"All things are lawful...all things are lawful...’ (v. 23), must be understood in a relative sense rather than an absolute one. Cp 6:12. All things are not lawful in an absolute sense and Paul has already made it clear that fornication is not lawful. Idolatry and participation in idol feasts is not lawful. There are two questions which need to be considered. Is the use of my liberty "expedient," "profitable?" Does it "edify"? The answers to these questions must take into consideration the way in which the use of personal liberty affects the well-being of others (v. 24). The prohibition against acting purely in self-interest is absolute.

In verses 25-30, the apostle gives guidance for three situations, in which the principles of vv. 23, 24, are applicable. It is interesting that he prefaces his instruction with a statement which affirms the principle of liberty in a situation where no one else is involved (v. 25). Christian liberty is something to be enjoyed in a positive way, where there are no conscientious scruples and no conflict with Divine principles.

(i) If a believer purchased meat in the market-place ("shambles" AV) for personal consumption at home, his conscience was not to be troubled unnecessarily. Over-scrupulousness is as much to be avoided as insensitiveness. Verse 26 (Psa. 24:1), makes it clear that everything that God has created is for the good of His creature man and should be received with thanksgiving (Cp. 1 Tim. 4:3-5). There was nothing inherently wrong in meat purchased at the market, even though it may have been used at idols feasts. This is a different situation to attendance at an idol-feast.

(ii) If a believer received an invitation to a meal at the home of an unbeliever, and he was "disposed to go", he was to "eat, asking no question for conscience sake." The words, "and if ye be disposed to go" shows that care needs to be taken before the invitation is accepted and also that there is liberty to go, if it is necessary. It might provide an opportunity for witness but would not be entertained lightly, if something was questionable.

(iii) If another believer is also attending the meal, and points out that the meat has been "offered in sacrifice unto idols", and that he has a conscience about eating it, the guidance given here, is "eat not, for his sake that showed it and for conscience sake. . .conscience, I say, not thine own, but of the other..." (vv. 28, 29a). It is now a question of consideration for "another man’s conscience." The words of Psa 24:1 (v. 28, AV) appear to be an interpolation and a repetition of verse 26. The repeat of the quotation would not provide a reason for not eating.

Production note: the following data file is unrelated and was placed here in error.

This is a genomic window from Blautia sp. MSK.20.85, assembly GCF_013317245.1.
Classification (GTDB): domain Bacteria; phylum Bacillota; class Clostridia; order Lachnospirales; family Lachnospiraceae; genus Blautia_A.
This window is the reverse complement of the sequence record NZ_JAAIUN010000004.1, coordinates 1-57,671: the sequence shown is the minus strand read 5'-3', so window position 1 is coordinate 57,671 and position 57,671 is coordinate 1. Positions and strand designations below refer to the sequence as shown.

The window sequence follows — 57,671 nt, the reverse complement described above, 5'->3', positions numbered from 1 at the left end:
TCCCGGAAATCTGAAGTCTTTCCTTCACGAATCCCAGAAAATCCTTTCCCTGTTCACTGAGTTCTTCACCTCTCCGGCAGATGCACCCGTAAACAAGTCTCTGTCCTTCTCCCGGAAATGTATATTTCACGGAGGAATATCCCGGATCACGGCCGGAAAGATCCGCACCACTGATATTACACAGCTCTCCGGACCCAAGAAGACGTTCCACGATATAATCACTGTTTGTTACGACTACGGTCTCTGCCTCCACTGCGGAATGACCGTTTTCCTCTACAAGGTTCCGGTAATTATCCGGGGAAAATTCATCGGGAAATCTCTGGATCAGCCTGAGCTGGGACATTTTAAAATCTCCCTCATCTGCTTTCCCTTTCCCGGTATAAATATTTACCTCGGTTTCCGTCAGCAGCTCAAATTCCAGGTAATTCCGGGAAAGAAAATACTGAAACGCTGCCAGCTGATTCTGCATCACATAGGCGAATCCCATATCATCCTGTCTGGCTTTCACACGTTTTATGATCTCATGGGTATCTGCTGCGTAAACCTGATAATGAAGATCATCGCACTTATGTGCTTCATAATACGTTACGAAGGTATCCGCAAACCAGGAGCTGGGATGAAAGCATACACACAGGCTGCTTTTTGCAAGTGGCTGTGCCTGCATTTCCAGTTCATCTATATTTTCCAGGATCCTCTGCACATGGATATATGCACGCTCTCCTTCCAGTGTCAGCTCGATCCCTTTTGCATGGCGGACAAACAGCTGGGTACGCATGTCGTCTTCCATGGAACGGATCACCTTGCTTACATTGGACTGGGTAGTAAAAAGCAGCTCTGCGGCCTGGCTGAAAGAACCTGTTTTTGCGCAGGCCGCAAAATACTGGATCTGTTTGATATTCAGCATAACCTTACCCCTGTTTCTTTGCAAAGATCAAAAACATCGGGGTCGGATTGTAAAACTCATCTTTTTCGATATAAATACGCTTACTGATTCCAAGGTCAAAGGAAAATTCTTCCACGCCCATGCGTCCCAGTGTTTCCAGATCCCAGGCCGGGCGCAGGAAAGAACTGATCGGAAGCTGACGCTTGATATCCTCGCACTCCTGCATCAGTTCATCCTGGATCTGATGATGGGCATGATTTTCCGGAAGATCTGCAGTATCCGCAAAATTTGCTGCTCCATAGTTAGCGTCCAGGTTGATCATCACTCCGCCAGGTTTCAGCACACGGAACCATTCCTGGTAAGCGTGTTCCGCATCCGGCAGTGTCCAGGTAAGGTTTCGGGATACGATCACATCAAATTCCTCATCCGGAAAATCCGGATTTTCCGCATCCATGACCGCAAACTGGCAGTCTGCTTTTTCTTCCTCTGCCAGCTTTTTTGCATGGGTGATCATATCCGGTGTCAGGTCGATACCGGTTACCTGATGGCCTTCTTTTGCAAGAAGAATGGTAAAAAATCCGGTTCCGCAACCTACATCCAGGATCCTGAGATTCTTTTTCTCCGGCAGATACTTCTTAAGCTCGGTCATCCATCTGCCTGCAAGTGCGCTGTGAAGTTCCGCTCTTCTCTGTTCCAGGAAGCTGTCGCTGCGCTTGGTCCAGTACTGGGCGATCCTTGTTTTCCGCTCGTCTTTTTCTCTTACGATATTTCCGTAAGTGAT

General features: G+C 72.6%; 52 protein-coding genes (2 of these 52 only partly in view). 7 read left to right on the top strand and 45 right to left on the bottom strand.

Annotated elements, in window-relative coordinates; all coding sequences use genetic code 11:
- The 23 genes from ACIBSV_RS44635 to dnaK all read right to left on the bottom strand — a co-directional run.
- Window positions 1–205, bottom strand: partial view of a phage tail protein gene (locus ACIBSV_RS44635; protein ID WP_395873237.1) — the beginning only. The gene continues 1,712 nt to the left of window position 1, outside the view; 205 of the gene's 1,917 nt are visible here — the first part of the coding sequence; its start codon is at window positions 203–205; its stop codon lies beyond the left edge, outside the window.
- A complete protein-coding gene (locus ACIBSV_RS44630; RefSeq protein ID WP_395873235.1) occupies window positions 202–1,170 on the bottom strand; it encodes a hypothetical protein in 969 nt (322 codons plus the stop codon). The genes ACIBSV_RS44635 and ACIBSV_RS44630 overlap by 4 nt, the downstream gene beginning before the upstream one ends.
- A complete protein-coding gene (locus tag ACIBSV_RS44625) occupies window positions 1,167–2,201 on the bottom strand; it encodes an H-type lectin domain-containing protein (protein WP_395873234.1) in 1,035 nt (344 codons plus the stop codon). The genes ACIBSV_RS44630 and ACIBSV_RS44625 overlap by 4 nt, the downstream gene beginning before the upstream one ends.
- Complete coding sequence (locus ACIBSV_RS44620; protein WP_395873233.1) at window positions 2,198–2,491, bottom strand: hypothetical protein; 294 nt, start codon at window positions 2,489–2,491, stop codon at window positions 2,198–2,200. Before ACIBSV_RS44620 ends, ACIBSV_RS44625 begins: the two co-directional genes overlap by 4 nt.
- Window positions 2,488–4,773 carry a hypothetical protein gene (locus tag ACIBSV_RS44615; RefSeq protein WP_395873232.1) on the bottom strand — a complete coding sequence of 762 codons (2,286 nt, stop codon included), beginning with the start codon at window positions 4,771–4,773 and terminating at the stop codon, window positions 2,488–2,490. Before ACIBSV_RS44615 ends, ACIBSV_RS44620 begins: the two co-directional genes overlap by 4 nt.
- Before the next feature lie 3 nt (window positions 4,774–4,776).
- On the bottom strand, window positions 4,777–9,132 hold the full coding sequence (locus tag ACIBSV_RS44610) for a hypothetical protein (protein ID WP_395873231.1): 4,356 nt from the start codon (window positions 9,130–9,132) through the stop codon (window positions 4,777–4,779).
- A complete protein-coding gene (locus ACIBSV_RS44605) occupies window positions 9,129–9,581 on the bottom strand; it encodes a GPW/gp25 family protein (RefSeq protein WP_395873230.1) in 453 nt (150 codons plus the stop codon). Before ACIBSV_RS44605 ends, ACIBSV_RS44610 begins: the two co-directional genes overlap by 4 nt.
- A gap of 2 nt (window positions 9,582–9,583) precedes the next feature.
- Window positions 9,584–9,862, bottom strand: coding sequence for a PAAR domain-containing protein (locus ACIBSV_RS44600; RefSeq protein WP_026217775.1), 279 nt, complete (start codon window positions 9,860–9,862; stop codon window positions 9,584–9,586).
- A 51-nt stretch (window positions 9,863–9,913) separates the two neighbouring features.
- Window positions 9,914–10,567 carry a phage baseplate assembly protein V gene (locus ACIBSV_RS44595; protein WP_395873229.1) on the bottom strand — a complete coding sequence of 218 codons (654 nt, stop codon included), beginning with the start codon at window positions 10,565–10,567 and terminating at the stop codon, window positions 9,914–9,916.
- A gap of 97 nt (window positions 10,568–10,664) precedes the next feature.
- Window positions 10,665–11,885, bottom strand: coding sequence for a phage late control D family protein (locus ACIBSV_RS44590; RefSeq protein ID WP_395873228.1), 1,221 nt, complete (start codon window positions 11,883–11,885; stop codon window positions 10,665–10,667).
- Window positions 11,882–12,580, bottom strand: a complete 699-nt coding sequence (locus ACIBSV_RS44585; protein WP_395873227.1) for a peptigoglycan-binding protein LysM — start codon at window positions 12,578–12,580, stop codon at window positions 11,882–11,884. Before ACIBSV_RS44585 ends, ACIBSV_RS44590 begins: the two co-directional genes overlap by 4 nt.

Paul concludes his guidance with two questions (vv. 29b,30). "For what advantage can there be in my liberty being condemned?" Cp Rom 14:16. In this situation, nothing was to be gained by insisting on liberty to eat, if it was judged to be wrong or condemned by the weak brother. A great deal of harm could be done to the weak brother and also in the matter of witness before the unsaved.

The second question, "For if I by grace [‘with thanksgiving’] be a partaker, why am I evil spoken of for that for which I give thanks?" shows the contradiction involved if a brother decided to go ahead and eat. There is an obvious disparity between giving thanks and partaking of meat and the occasion it gives for his action to be condemnatory. Although he can give thanks for the meal, it does not justify what he is doing, if full consideration is not given to its effect upon others.

In all matters of Christian liberty and especially where it is a matter that is relatively immaterial, the question should be asked, whether it will glorify God and secondly, it should be considered in the widest possible sense, to include "whatsoever ye do" and whether it would be a stumbling block, either to unbelievers or the church of God. Christ is the only perfect example of not pleasing oneself, in order to serve the highest interest of others. We are only expected to follow the example of others in the measure in which they also follow Christ (11:1).